The safety and health of the workers performing various tasks during a temporary traffic control situation should be your first and foremost concern. As an employer, you are responsible for assessing the workplace to determine what hazards are present or are likely to be present, and you should devise solutions to reduce the risk of injury.
This checklist is designed to assist you in ensuring proper safety considerations to reduce injuries to your workers:
1. Train all workers on how to work near traffic in a way that minimizes their vulnerability. Workers with specific traffic control duties should be trained on specific techniques, device usage and placement.
2. Workers should wear highly visible clothing similar to flaggers.
3. Place barriers along the work space depending on factors such as lateral clearance of the workers adjacent to the traffic, motorist speeds, the duration of the operation, time of day and traffic volume.
4. Consider reducing the speed of traffic through regulatory speed zoning, funnelling, use of police, lane reduction and flaggers.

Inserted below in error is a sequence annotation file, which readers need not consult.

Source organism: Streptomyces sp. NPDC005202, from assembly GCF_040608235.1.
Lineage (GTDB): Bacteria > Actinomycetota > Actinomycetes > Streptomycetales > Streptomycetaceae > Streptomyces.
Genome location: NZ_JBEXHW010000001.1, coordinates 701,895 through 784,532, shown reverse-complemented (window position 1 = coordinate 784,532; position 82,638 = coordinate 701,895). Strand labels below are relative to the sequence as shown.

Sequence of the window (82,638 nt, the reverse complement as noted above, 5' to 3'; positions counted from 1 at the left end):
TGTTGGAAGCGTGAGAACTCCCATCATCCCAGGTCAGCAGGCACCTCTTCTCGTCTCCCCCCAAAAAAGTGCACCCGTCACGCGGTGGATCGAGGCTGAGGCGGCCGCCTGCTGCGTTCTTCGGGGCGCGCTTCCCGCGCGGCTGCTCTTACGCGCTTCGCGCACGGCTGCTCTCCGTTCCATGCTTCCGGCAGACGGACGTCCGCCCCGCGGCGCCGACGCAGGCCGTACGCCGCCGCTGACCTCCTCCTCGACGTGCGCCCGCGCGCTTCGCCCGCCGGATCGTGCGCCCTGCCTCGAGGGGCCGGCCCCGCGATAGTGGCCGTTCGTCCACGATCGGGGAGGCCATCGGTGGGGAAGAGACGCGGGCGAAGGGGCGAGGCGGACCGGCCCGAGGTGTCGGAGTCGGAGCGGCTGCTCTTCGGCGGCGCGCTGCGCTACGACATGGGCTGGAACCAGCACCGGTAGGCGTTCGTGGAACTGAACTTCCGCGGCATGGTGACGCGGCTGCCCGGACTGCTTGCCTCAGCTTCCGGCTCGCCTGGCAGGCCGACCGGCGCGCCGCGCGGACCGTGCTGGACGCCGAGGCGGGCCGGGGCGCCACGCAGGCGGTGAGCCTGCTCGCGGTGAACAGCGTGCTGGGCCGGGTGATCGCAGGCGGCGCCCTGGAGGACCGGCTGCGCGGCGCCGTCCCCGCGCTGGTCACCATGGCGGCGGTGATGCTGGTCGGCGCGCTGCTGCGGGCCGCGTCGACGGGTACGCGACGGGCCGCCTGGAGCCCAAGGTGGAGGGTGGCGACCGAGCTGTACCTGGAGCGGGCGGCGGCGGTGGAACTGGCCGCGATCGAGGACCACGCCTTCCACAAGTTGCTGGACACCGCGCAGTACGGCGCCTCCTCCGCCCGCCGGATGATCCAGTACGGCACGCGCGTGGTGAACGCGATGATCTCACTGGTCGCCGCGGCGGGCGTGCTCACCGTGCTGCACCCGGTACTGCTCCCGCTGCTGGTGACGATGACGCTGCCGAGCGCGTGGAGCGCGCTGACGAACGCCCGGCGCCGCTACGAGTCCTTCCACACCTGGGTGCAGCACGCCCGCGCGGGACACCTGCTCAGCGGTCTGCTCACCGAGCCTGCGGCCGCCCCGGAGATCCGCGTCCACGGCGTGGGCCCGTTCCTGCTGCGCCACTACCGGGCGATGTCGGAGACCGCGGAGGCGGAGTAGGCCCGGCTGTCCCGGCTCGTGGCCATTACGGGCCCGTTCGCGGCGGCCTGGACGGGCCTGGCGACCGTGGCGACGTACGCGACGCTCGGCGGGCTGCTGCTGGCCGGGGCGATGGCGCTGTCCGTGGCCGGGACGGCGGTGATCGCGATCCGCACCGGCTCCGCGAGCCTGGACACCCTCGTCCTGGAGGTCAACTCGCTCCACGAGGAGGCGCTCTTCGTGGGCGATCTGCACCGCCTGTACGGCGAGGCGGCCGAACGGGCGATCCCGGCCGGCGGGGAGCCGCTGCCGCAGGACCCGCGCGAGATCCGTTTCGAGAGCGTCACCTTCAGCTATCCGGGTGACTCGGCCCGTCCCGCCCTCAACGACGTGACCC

5. Place lighting for night-time work to give drivers a better understanding of the work area. Exercise care to prevent blinding.
6. Use special warning and control devices in specific situations which require extra precautions. These include rumble strips, changeable message signs, hazard and identification beacons, flags and warning signs.
7. If alternate routes are available to handle detoured traffic, close the road temporarily when there are the greatest hazards posed for workers.
8. Allow only a qualified person with sound engineering skills and judgment to implement abridgements to the roadway.
9. Inspect the work zone at least twice daily and when significant traffic patterns change. Inspect intersections before the shift begins and at midday.
10. Work during off-peak hours, and park and work out of the way of traffic as much as possible.
11. Develop a plan for work and emergency vehicles before it is needed.
12. Use flaggers wearing highly visible red or orange warning garments to supplement the other traffic control measures.
13. Modify the traffic control system when there are changes in weather.
Find out more:
Download your own copy of our Traffic Control Plan Checklist for an in-depth guide of how you can better protect your workers in a work zone: